A ZIMBABWEAN woman resident in Australia, Agnes Dube, featured in a cooking show The Chefs Line that aired on SBS pitting home cooks against professional chefs.
Dube featured in the African Cuisine week where she contested with other home cooks from different cooks as well as professional chefs from Australia.
“On the 10th of April, I was in the African cuisine and I made it to the runner up position. I even won against a professional on one of the nights.
“On that night, we were to make our version of Potjie which is mainly a South African dish. I made mine as a Goat Potjie and managed to win against my fellow contestants and the professional Station chef,” Dube told New Zimbabwe.com.
She said the home cooks went up against chefs from Africola, a restaurant in Adelaide owned by South African chef, Duncan Welgemoed.
“The last home cook standing then went against the owner at the end. First night we cooked Peri peri chicken and I made mine with a twist adding peanut butter, something the judges weren’t expecting.
“I made it through to the 2nd night where we had to make our version of Potjie (a South African dish). I made a goat stew and on this night my dish was chosen to be the best against everyone including the station chef we cooked against,” she said.
Dube, a nurse by profession, made it to the third and final night, where she made Boerwos from scratch with sadza remhunga but her dish was eliminated because it did not have enough spices.
She first auditioned for Australian Master Chef and was invited to audition for the Chefs Line by the production company.
But just how did Dube get into cooking and what was her inspiration?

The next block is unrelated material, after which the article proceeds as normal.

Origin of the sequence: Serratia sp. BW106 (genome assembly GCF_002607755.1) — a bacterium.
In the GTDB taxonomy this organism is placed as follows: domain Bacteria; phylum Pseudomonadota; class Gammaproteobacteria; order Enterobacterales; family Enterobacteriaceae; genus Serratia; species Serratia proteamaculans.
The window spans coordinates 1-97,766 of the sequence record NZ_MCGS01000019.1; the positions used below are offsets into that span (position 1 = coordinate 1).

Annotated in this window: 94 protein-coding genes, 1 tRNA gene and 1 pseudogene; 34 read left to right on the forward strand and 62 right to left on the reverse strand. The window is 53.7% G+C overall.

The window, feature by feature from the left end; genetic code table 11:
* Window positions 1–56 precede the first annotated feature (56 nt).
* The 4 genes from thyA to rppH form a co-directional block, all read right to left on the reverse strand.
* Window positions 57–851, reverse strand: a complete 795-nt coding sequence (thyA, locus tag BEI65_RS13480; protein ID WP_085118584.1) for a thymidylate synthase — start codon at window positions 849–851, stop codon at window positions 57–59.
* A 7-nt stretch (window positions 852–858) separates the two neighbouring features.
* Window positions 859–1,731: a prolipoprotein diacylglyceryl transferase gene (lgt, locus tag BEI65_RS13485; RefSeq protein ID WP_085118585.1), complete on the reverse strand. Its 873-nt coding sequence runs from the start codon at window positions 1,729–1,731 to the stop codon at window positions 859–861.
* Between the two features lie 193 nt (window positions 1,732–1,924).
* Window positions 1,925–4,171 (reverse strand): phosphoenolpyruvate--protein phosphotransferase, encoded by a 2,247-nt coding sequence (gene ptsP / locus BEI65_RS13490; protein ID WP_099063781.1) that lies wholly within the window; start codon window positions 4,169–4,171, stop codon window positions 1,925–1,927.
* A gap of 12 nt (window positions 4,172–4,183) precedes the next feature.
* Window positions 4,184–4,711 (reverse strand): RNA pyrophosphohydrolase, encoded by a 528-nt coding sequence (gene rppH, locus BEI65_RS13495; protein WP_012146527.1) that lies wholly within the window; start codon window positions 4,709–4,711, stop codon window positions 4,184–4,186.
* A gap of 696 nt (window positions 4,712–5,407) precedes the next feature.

“As you know in Zimbabwe most people get taught how to cook at an early age. I have been cooking since I was 10. Back then growing up I hated it but then I had kids. I was home a lot with my first born who had a congenital heart defect and, to add to that, a very fussy eater.
“I started playing around with ingredients when cooking to make him enjoy the food. Funny enough, he always asks for sadza and nyama,” she said.
“I love Zimbabwean dishes because you can think outside the box. When I made chicken with peanut butter and rice with peanut butter, it was something they had never had and I love introducing such flavours to people.”Advertisement
She said because most people were not open to eating offal, she loved cooking it and to make the off-cuts stand out.
Dube, who was inspired by her grandmother, said although the competition had no prize money, she was happy that she got to show Australia that Africa, in general, and Zimbabwe in particular had cooking talent.
“I am mainly inspired by my grandmother. She is a tiny person but she always has so much strength and a big heart. She always cooked for us whenever we visited the village.
“Even today when i go to visit her and mum i enjoy her simple meals of Nhopi and Boora; it always seems to taste better than mine,” she said.
Dube moved to Australia in 2016 and lives with her mother and brothers. Trained in Australia, she now works at one of that country’s biggest teaching hospitals.